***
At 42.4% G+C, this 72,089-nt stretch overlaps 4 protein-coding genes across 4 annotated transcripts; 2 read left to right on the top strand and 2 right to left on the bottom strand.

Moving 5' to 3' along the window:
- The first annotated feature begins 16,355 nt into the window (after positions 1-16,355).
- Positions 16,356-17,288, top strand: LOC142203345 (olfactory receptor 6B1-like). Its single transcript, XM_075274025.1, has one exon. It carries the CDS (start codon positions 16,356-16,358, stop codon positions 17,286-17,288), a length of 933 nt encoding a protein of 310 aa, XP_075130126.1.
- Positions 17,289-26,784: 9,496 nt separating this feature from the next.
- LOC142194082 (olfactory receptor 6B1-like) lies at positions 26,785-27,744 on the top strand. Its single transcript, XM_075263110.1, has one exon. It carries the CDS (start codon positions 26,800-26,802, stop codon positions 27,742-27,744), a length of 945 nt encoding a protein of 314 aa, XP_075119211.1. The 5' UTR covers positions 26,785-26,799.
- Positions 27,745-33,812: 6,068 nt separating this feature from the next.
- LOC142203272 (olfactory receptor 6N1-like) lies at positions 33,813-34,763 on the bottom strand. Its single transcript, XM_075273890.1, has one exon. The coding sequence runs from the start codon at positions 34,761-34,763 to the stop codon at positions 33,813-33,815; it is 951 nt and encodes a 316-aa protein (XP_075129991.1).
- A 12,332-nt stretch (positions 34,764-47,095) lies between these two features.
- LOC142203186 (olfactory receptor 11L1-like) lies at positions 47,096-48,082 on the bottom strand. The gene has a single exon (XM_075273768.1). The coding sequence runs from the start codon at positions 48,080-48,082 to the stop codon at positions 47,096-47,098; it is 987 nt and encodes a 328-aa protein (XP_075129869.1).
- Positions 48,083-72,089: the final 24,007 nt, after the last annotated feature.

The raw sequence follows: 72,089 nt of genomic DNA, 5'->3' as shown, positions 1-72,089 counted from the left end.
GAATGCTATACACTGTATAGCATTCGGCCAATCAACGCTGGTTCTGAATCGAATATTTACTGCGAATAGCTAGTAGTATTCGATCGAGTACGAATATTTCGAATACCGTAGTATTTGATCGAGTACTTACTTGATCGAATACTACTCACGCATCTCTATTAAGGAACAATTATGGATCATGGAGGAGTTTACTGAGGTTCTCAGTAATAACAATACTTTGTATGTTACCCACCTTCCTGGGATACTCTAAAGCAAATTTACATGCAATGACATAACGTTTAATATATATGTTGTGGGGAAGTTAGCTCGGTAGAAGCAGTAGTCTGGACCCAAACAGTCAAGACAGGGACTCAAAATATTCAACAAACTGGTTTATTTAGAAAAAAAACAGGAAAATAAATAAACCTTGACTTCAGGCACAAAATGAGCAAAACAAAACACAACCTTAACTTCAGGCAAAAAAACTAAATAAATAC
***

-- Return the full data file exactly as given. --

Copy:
At 42.4% G+C, this 72,089-nt stretch overlaps 4 protein-coding genes across 4 annotated transcripts; 2 read left to right on the top strand and 2 right to left on the bottom strand.

Moving 5' to 3' along the window:
- The first annotated feature begins 16,355 nt into the window (after positions 1-16,355).
- Positions 16,356-17,288, top strand: LOC142203345 (olfactory receptor 6B1-like). Its single transcript, XM_075274025.1, has one exon. It carries the CDS (start codon positions 16,356-16,358, stop codon positions 17,286-17,288), a length of 933 nt encoding a protein of 310 aa, XP_075130126.1.
- Positions 17,289-26,784: 9,496 nt separating this feature from the next.
- LOC142194082 (olfactory receptor 6B1-like) lies at positions 26,785-27,744 on the top strand. Its single transcript, XM_075263110.1, has one exon. It carries the CDS (start codon positions 26,800-26,802, stop codon positions 27,742-27,744), a length of 945 nt encoding a protein of 314 aa, XP_075119211.1. The 5' UTR covers positions 26,785-26,799.
- Positions 27,745-33,812: 6,068 nt separating this feature from the next.
- LOC142203272 (olfactory receptor 6N1-like) lies at positions 33,813-34,763 on the bottom strand. Its single transcript, XM_075273890.1, has one exon. The coding sequence runs from the start codon at positions 34,761-34,763 to the stop codon at positions 33,813-33,815; it is 951 nt and encodes a 316-aa protein (XP_075129991.1).
- A 12,332-nt stretch (positions 34,764-47,095) lies between these two features.
- LOC142203186 (olfactory receptor 11L1-like) lies at positions 47,096-48,082 on the bottom strand. The gene has a single exon (XM_075273768.1). The coding sequence runs from the start codon at positions 48,080-48,082 to the stop codon at positions 47,096-47,098; it is 987 nt and encodes a 328-aa protein (XP_075129869.1).
- Positions 48,083-72,089: the final 24,007 nt, after the last annotated feature.

The raw sequence follows: 72,089 nt of genomic DNA, 5'->3' as shown, positions 1-72,089 counted from the left end.
GAATGCTATACACTGTATAGCATTCGGCCAATCAACGCTGGTTCTGAATCGAATATTTACTGCGAATAGCTAGTAGTATTCGATCGAGTACGAATATTTCGAATACCGTAGTATTTGATCGAGTACTTACTTGATCGAATACTACTCACGCATCTCTATTAAGGAACAATTATGGATCATGGAGGAGTTTACTGAGGTTCTCAGTAATAACAATACTTTGTATGTTACCCACCTTCCTGGGATACTCTAAAGCAAATTTACATGCAATGACATAACGTTTAATATATATGTTGTGGGGAAGTTAGCTCGGTAGAAGCAGTAGTCTGGACCCAAACAGTCAAGACAGGGACTCAAAATATTCAACAAACTGGTTTATTTAGAAAAAAAACAGGAAAATAAATAAACCTTGACTTCAGGCACAAAATGAGCAAAACAAAACACAACCTTAACTTCAGGCAAAAAAACTAAATAAATAC